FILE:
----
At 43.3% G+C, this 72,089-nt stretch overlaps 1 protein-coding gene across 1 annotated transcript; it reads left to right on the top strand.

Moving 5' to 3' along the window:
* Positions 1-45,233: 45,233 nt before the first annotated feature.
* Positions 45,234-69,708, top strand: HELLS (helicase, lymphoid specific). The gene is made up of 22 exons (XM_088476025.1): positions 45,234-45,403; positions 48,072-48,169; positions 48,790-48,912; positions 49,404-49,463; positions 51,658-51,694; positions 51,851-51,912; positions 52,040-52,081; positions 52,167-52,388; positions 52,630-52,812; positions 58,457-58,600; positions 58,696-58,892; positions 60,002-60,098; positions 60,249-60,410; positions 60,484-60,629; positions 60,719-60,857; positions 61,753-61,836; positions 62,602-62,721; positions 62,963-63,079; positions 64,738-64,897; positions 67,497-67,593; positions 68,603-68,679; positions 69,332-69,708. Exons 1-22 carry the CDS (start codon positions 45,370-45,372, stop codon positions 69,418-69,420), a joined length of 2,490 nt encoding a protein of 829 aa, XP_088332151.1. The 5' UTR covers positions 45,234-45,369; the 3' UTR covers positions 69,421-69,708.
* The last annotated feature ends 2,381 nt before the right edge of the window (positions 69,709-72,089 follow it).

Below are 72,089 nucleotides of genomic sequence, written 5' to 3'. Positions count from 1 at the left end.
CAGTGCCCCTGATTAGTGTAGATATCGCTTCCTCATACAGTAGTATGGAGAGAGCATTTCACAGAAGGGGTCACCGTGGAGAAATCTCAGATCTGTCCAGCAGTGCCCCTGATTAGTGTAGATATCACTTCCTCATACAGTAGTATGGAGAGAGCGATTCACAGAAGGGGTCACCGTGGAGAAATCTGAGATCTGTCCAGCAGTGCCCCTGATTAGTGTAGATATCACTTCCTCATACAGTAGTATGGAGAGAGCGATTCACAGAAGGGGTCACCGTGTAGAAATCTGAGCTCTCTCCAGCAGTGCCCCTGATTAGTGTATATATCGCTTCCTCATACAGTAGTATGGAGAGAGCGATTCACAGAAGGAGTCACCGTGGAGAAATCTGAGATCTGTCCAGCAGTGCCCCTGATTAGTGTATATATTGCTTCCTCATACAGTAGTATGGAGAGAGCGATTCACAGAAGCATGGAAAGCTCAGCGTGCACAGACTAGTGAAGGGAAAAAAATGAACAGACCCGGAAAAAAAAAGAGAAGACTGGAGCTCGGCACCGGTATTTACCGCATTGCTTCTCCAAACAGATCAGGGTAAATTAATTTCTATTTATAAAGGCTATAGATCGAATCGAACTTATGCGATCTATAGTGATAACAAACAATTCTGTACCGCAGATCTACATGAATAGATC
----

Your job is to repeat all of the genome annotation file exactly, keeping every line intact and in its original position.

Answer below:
At 43.3% G+C, this 72,089-nt stretch overlaps 1 protein-coding gene across 1 annotated transcript; it reads left to right on the top strand.

Moving 5' to 3' along the window:
* Positions 1-45,233: 45,233 nt before the first annotated feature.
* Positions 45,234-69,708, top strand: HELLS (helicase, lymphoid specific). The gene is made up of 22 exons (XM_088476025.1): positions 45,234-45,403; positions 48,072-48,169; positions 48,790-48,912; positions 49,404-49,463; positions 51,658-51,694; positions 51,851-51,912; positions 52,040-52,081; positions 52,167-52,388; positions 52,630-52,812; positions 58,457-58,600; positions 58,696-58,892; positions 60,002-60,098; positions 60,249-60,410; positions 60,484-60,629; positions 60,719-60,857; positions 61,753-61,836; positions 62,602-62,721; positions 62,963-63,079; positions 64,738-64,897; positions 67,497-67,593; positions 68,603-68,679; positions 69,332-69,708. Exons 1-22 carry the CDS (start codon positions 45,370-45,372, stop codon positions 69,418-69,420), a joined length of 2,490 nt encoding a protein of 829 aa, XP_088332151.1. The 5' UTR covers positions 45,234-45,369; the 3' UTR covers positions 69,421-69,708.
* The last annotated feature ends 2,381 nt before the right edge of the window (positions 69,709-72,089 follow it).

Below are 72,089 nucleotides of genomic sequence, written 5' to 3'. Positions count from 1 at the left end.
CAGTGCCCCTGATTAGTGTAGATATCGCTTCCTCATACAGTAGTATGGAGAGAGCATTTCACAGAAGGGGTCACCGTGGAGAAATCTCAGATCTGTCCAGCAGTGCCCCTGATTAGTGTAGATATCACTTCCTCATACAGTAGTATGGAGAGAGCGATTCACAGAAGGGGTCACCGTGGAGAAATCTGAGATCTGTCCAGCAGTGCCCCTGATTAGTGTAGATATCACTTCCTCATACAGTAGTATGGAGAGAGCGATTCACAGAAGGGGTCACCGTGTAGAAATCTGAGCTCTCTCCAGCAGTGCCCCTGATTAGTGTATATATCGCTTCCTCATACAGTAGTATGGAGAGAGCGATTCACAGAAGGAGTCACCGTGGAGAAATCTGAGATCTGTCCAGCAGTGCCCCTGATTAGTGTATATATTGCTTCCTCATACAGTAGTATGGAGAGAGCGATTCACAGAAGCATGGAAAGCTCAGCGTGCACAGACTAGTGAAGGGAAAAAAATGAACAGACCCGGAAAAAAAAAGAGAAGACTGGAGCTCGGCACCGGTATTTACCGCATTGCTTCTCCAAACAGATCAGGGTAAATTAATTTCTATTTATAAAGGCTATAGATCGAATCGAACTTATGCGATCTATAGTGATAACAAACAATTCTGTACCGCAGATCTACATGAATAGATC